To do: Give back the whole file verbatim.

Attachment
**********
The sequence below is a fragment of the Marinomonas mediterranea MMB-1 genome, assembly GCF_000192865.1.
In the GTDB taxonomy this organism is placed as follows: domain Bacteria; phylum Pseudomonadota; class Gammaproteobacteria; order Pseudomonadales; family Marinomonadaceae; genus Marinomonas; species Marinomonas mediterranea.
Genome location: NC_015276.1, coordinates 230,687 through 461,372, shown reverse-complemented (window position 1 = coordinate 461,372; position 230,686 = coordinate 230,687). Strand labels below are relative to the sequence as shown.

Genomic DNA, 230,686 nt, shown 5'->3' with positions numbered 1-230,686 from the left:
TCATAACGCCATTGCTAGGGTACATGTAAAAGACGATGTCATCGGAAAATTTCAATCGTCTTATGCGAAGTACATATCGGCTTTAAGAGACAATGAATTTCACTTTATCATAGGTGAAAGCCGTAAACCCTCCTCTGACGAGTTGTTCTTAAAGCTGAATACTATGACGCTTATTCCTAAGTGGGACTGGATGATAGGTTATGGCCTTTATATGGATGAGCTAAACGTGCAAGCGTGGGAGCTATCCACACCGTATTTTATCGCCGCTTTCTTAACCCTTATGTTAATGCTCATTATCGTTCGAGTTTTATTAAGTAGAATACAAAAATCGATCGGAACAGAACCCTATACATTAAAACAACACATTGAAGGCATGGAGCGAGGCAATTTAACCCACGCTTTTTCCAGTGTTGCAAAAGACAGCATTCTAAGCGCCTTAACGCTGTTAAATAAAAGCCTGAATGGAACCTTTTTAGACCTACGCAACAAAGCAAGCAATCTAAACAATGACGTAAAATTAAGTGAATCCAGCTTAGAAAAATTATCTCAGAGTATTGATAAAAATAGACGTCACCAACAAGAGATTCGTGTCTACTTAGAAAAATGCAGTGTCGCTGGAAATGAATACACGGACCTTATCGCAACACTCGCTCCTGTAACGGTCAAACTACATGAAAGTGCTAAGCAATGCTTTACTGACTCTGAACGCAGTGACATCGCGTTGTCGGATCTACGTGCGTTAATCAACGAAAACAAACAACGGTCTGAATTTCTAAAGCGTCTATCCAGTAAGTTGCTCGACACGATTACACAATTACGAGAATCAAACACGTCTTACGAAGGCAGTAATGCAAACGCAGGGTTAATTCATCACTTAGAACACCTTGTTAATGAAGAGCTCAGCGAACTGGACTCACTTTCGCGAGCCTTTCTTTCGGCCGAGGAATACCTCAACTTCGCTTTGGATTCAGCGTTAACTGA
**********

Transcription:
The sequence below is a fragment of the Marinomonas mediterranea MMB-1 genome, assembly GCF_000192865.1.
In the GTDB taxonomy this organism is placed as follows: domain Bacteria; phylum Pseudomonadota; class Gammaproteobacteria; order Pseudomonadales; family Marinomonadaceae; genus Marinomonas; species Marinomonas mediterranea.
Genome location: NC_015276.1, coordinates 230,687 through 461,372, shown reverse-complemented (window position 1 = coordinate 461,372; position 230,686 = coordinate 230,687). Strand labels below are relative to the sequence as shown.

Genomic DNA, 230,686 nt, shown 5'->3' with positions numbered 1-230,686 from the left:
TCATAACGCCATTGCTAGGGTACATGTAAAAGACGATGTCATCGGAAAATTTCAATCGTCTTATGCGAAGTACATATCGGCTTTAAGAGACAATGAATTTCACTTTATCATAGGTGAAAGCCGTAAACCCTCCTCTGACGAGTTGTTCTTAAAGCTGAATACTATGACGCTTATTCCTAAGTGGGACTGGATGATAGGTTATGGCCTTTATATGGATGAGCTAAACGTGCAAGCGTGGGAGCTATCCACACCGTATTTTATCGCCGCTTTCTTAACCCTTATGTTAATGCTCATTATCGTTCGAGTTTTATTAAGTAGAATACAAAAATCGATCGGAACAGAACCCTATACATTAAAACAACACATTGAAGGCATGGAGCGAGGCAATTTAACCCACGCTTTTTCCAGTGTTGCAAAAGACAGCATTCTAAGCGCCTTAACGCTGTTAAATAAAAGCCTGAATGGAACCTTTTTAGACCTACGCAACAAAGCAAGCAATCTAAACAATGACGTAAAATTAAGTGAATCCAGCTTAGAAAAATTATCTCAGAGTATTGATAAAAATAGACGTCACCAACAAGAGATTCGTGTCTACTTAGAAAAATGCAGTGTCGCTGGAAATGAATACACGGACCTTATCGCAACACTCGCTCCTGTAACGGTCAAACTACATGAAAGTGCTAAGCAATGCTTTACTGACTCTGAACGCAGTGACATCGCGTTGTCGGATCTACGTGCGTTAATCAACGAAAACAAACAACGGTCTGAATTTCTAAAGCGTCTATCCAGTAAGTTGCTCGACACGATTACACAATTACGAGAATCAAACACGTCTTACGAAGGCAGTAATGCAAACGCAGGGTTAATTCATCACTTAGAACACCTTGTTAATGAAGAGCTCAGCGAACTGGACTCACTTTCGCGAGCCTTTCTTTCGGCCGAGGAATACCTCAACTTCGCTTTGGATTCAGCGTTAACTGA